Did You Know?

Arthropods are animals with segmented bodies, six or more jointed legs, and a hard shell called an exoskeleton. There are three major groups of arthropods: insects (the largest group), arachnids, and crustaceans. All arachnids have eight legs, two body parts, and no antennae. Arachnids also have two other pairs of limbs. The first pair is for catching and holding prey; this is also where the poison sacs and fangs are located. Another pair is for feeling and manipulating prey.

Learn More

Vocabulary

  • spider – a small animal with eight legs and a body made up of two parts.
  • insect – a small animal with a hard covering over its three-part body and six legs.
  • animal – one of a large group of living things that is not a plant.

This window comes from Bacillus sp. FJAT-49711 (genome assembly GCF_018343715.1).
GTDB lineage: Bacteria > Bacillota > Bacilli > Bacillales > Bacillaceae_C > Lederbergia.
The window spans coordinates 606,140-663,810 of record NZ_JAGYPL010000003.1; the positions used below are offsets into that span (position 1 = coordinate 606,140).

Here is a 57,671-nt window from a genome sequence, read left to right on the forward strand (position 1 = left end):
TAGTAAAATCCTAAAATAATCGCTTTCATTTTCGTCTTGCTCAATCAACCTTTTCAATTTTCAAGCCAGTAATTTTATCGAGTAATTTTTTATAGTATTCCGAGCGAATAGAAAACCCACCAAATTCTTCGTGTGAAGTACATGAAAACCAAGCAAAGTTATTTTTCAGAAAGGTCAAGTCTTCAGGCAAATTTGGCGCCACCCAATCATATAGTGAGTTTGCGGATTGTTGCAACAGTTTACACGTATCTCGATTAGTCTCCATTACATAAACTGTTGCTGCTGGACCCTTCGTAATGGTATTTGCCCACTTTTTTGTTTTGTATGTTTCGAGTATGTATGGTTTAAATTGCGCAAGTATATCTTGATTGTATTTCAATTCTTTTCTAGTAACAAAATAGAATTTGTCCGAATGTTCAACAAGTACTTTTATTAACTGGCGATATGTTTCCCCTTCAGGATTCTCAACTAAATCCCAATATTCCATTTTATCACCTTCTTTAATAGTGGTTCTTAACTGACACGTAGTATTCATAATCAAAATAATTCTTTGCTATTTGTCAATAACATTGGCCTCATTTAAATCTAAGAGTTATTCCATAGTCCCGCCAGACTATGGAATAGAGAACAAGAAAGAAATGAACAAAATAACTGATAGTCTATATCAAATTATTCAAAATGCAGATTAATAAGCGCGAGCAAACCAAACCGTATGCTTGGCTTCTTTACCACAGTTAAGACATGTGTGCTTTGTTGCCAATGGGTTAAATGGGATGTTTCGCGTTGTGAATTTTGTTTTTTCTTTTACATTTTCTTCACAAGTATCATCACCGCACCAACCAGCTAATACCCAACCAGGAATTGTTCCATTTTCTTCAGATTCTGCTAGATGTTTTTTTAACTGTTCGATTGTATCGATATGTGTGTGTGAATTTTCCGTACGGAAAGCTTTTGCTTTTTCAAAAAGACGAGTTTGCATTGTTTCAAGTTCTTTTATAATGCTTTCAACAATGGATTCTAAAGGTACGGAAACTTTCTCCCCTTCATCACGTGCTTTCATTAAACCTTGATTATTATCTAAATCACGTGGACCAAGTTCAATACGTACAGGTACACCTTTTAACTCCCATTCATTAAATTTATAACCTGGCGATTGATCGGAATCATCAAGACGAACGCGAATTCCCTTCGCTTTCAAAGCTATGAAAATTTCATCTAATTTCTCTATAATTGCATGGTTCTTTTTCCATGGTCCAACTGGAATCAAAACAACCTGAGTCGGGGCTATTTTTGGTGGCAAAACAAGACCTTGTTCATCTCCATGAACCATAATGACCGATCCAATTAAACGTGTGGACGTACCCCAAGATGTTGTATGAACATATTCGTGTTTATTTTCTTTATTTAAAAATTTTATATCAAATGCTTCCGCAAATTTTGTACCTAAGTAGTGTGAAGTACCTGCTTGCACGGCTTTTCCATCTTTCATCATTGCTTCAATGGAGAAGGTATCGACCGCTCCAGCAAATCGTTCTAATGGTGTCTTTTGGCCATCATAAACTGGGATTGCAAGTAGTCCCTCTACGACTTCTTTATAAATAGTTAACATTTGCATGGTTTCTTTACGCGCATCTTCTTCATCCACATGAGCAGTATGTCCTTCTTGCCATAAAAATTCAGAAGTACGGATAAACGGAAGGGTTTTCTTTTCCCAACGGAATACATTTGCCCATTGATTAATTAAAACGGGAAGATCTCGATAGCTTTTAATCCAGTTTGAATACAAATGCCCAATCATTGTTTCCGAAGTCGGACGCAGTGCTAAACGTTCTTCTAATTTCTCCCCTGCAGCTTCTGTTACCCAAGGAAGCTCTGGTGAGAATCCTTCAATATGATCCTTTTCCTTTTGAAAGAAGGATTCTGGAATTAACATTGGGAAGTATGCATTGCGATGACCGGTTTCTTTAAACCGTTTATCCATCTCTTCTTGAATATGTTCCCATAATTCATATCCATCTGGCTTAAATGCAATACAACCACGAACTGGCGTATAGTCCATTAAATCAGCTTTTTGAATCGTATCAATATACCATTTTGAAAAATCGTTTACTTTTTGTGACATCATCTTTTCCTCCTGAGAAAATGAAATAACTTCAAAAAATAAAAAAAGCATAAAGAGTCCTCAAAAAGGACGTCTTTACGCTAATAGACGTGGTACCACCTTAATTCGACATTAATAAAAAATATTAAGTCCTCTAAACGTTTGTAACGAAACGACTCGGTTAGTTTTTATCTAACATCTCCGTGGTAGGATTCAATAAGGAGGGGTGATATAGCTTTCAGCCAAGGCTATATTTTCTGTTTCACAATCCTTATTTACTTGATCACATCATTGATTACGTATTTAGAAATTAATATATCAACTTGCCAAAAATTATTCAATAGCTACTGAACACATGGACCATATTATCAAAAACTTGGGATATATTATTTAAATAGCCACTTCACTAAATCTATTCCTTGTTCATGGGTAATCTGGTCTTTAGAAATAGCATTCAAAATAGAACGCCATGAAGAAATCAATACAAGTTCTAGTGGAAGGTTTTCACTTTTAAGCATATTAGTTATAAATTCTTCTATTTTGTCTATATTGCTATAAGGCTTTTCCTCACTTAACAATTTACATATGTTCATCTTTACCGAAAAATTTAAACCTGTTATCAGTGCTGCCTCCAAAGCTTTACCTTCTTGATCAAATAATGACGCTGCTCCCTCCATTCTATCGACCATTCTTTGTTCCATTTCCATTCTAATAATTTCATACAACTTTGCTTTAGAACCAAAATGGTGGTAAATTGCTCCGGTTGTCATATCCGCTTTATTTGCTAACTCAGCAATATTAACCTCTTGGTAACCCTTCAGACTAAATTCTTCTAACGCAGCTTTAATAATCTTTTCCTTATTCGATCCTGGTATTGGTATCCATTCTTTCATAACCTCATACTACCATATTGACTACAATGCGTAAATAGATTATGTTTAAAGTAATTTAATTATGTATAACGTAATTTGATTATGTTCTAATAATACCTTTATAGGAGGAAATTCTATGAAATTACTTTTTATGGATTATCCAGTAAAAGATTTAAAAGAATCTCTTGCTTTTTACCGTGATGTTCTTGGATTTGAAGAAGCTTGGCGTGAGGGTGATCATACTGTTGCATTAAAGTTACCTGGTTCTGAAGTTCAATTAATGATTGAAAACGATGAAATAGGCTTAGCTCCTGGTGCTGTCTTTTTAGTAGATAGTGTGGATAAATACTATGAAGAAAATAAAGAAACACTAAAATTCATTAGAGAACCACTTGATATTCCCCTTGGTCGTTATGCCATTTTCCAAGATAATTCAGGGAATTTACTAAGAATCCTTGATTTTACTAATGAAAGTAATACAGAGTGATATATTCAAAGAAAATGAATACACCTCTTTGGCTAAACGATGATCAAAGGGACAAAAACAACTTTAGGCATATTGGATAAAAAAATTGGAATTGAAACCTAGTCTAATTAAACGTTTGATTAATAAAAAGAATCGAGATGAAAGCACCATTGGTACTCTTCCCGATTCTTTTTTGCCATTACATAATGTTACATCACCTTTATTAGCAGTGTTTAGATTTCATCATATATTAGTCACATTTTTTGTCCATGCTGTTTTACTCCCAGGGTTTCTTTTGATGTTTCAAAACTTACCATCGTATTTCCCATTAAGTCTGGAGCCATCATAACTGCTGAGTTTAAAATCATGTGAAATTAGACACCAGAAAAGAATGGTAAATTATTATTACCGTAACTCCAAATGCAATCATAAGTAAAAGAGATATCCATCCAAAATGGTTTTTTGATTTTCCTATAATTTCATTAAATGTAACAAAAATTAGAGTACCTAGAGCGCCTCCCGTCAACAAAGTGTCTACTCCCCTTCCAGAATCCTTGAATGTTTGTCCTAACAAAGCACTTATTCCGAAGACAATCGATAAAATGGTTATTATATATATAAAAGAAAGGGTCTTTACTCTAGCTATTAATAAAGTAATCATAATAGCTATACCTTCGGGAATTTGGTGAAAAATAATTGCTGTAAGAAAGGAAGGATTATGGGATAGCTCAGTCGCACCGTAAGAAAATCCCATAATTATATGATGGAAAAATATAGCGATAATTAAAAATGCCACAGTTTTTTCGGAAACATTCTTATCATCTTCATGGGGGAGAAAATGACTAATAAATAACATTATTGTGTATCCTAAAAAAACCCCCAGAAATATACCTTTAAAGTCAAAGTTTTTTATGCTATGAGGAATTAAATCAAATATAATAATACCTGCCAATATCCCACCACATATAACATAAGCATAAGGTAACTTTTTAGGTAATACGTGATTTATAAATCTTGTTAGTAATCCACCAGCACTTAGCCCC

• arthropod – a large group of animals with hard shells on the outsides of their bodies, legs with joints, and no bones on the insides of their bodies.
  • arachnid – an arthropod having four pairs of legs and belonging to the class that includes scorpions, ticks, and spiders.
  • exoskeleton – an external supporting structure, such as the shell of a crustacean.

Vocabulary

  • spider
  • insect
  • animal
  • anthropod
  • arachnid
  • exoskeleton

Child-Friendly Definitions

Lesson Tips

  • Instead of using pictures of insects and spiders, you can use plastic insects and spiders (available inexpensively at discount stores). At the end of the investigation, children can sort them into piles of insects and non-insects.
  • Search online for close-up pictures of insects and spiders.